Technology adoption and consumer payments : evidence from survey data
AbstractConsumers pay for hundreds of goods and services each year, but across households and across goods, consumers do not choose to pay the same way. This paper posits that these differences depend in part on consumers' propensity to adopt new technologies, and depend in part on the nature of the transaction. In order to test these hypotheses, this paper offers comparisons of payment instrument use at the point of sale and for bill payment from a sample of consumers surveyed in 2001, drawn primarily from users of the Internet. The results indicate that consumers who use technology or computers are more likely to use electronic forms of payment. In addition, use of direct deposit is a significant predictor of use of electronic payments. Furthermore, payment choice depends on the characteristics of the transaction. By analyzing these hypotheses together, consumer payment choice may lend insight into consumer technology adoption behavior more generally.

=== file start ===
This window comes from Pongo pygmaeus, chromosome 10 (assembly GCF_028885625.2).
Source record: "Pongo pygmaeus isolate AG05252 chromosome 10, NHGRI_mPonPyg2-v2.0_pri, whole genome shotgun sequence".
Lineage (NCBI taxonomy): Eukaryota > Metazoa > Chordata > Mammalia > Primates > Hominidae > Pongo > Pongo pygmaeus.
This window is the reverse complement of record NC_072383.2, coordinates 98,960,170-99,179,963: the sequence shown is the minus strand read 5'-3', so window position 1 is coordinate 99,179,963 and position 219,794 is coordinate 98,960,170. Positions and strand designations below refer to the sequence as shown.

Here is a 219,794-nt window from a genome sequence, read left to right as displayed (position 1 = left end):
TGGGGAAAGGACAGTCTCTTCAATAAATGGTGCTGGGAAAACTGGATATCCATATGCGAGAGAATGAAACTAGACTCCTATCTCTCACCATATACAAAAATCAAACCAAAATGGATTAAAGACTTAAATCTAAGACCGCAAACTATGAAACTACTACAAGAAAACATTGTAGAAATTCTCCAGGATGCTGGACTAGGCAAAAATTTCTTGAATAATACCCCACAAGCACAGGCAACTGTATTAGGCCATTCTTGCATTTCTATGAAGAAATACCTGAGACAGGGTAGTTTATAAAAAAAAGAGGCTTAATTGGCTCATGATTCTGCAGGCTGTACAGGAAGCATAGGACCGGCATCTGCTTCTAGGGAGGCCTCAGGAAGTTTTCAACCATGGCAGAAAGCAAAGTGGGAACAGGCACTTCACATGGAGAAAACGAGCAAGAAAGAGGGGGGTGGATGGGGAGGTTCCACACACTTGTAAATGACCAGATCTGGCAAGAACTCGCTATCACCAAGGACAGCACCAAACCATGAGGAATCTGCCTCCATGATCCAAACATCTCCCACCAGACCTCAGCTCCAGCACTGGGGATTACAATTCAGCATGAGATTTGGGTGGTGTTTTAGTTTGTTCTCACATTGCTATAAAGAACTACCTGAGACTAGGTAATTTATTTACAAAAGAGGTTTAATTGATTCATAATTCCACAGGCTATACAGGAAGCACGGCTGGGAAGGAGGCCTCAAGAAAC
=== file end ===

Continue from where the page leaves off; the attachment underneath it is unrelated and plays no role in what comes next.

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Bibliographic InfoPaper provided by Federal Reserve Bank of Kansas City in its series Payments System Research Working Paper with number PSR WP 02-01.
Date of creation: 2002
Date of revision:
Publication status: Published in Review of Network Economics, Vol. 2, no. 2 - June 2003
Other versions of this item:
- Hayashi Fumiko & Klee Elizabeth, 2003. "Technology Adoption and Consumer Payments: Evidence from Survey Data," Review of Network Economics, De Gruyter, vol. 2(2), pages 1-16, June.
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